And our troops are bearing the consequences of that blunder today.
Labour's spin-merchants now blame Geoff Hoon for it.
Tony Blair now blames Geoff Hoon.
Even Geoff Hoon is now blaming Geoff Hoon!
As for John Reid…
Do you know, in Brighton last week in his 25 minute speech he devoted less than 1 minute to our armed forces. That's how much he cares!
Let me remind him. He is the British Defence Secretary. And the buck stops with him.
But don't look to the Liberal Democrats for the answers.
Do you remember the Lord of the Rings? Gollum - two personalities in one.
One minute, doe eyed and caring. The next minute vicious and sneering.
Just like the Liberal Democrats on Defence.
In one constituency pro-military, in another against. At one moment signing petitions to save the regiments, at the next railling against their deployment.
Going in every direction and going nowhere.
Just like their logo - falling apart on takeoff!
(And they are still the dirtiest fighters in British politics.)
So what would we do? Let me tell you.
We would acknowledge the dedication which our armed forces bring to those commitments.
Just look at the shining examples.
In Iraq - Private Johnson Beharry... Victoria Cross.
In Afghanistan - Major Colin Risso... Military Cross.
We would take into account the imminent Nato requirement to increase troop deployments to Afghanistan.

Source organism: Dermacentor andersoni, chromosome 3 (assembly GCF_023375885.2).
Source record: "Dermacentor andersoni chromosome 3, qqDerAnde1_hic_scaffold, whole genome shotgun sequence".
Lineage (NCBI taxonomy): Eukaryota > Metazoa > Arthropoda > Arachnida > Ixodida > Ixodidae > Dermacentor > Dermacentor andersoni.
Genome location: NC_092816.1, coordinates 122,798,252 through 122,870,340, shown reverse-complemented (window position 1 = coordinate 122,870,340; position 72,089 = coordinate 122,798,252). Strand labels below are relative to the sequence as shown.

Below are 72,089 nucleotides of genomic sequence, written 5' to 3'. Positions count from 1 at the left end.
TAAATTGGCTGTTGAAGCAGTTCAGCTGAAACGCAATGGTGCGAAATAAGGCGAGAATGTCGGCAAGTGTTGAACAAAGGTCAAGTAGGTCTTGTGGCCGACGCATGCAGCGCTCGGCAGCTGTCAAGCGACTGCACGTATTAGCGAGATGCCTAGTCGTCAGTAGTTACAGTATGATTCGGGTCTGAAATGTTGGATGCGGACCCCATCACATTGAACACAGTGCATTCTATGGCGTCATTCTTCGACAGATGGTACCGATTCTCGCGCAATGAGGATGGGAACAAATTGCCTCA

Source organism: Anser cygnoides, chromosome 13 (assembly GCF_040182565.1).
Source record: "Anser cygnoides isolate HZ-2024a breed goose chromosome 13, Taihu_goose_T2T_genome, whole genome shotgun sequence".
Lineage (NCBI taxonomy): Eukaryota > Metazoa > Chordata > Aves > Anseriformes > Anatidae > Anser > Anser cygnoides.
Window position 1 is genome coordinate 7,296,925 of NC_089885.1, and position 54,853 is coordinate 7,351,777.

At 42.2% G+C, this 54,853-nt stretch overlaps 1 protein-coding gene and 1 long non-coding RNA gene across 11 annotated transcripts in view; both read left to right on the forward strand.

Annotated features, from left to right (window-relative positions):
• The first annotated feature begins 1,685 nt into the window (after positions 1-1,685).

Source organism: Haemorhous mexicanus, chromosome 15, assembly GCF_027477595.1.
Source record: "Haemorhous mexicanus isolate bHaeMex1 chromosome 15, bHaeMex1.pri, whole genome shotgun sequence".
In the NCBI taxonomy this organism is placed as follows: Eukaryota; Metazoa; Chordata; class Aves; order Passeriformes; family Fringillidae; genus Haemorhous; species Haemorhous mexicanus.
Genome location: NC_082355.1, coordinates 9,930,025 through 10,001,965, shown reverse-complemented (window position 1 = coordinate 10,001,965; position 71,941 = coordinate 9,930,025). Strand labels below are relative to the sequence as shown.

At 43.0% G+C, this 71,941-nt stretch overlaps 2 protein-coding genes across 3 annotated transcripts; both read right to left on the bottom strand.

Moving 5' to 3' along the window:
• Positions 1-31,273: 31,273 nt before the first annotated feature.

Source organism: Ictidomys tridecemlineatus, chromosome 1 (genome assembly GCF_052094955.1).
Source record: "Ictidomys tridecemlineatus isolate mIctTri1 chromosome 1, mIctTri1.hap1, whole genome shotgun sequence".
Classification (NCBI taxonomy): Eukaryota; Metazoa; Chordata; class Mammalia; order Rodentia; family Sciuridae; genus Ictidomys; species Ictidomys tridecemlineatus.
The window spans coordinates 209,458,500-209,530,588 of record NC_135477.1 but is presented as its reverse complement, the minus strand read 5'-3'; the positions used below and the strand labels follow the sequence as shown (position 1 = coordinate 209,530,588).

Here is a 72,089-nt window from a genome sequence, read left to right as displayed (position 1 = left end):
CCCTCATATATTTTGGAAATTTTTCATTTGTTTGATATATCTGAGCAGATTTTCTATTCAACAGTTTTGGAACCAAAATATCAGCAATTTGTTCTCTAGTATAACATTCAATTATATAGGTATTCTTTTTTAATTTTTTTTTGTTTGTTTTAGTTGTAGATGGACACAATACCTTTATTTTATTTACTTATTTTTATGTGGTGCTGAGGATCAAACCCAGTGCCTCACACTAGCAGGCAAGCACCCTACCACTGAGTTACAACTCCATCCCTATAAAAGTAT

Surely if ever there was a time not to disband great regiments it is now. Surely if ever there was a time not to cut the number of infantry battalions it is now.
We need more frontline troops, not less. More 'boots on the ground'. More Beharrys, more Rissos.
And we would never commit troops to action inadequately equipped, or with melting boots, or unserviceable firearms, or lacking ammunition or having to buy their own body armour.
Let me make one thing clear. Our commitments would be matched by resources.
Of course change is inevitable, and the armed forces cannot be exempt.
But there is a world of difference between being changed and being short-changed.
And that would be the greatest difference between us and Mr Blair.
And now our national security faces another challenge.
For over half a century Nato has been - and must continue to be - the cornerstone of our security - with Europe alongside America playing a vital role within it.
However, today, there are movements within Europe to undermine the Transatlantic Alliance and to create a separate European army.
Those who pursue that aim are quite open about it. The first moves have already been made.
They want Europe to be a 'superpower' to rival America.
They have engineered the idiotic split command between Nato and the EU in Darfur.
And now - at a time of great tension - they are trying to create the same damaging split in Afghanistan.
They despise Nato. They are the architects of a single European security and defence policy - and they must not be allowed to succeed.
We believe in Nato and will not let them succeed.
It is always said that the first duty of government is the defence of the Realm.
What does it mean?
It means being ready to repel threats of aggression against our country.
It means maintaining our defences, including our nuclear deterrent.
It means creating the flexibility to meet new and increasingly unpredictable threats.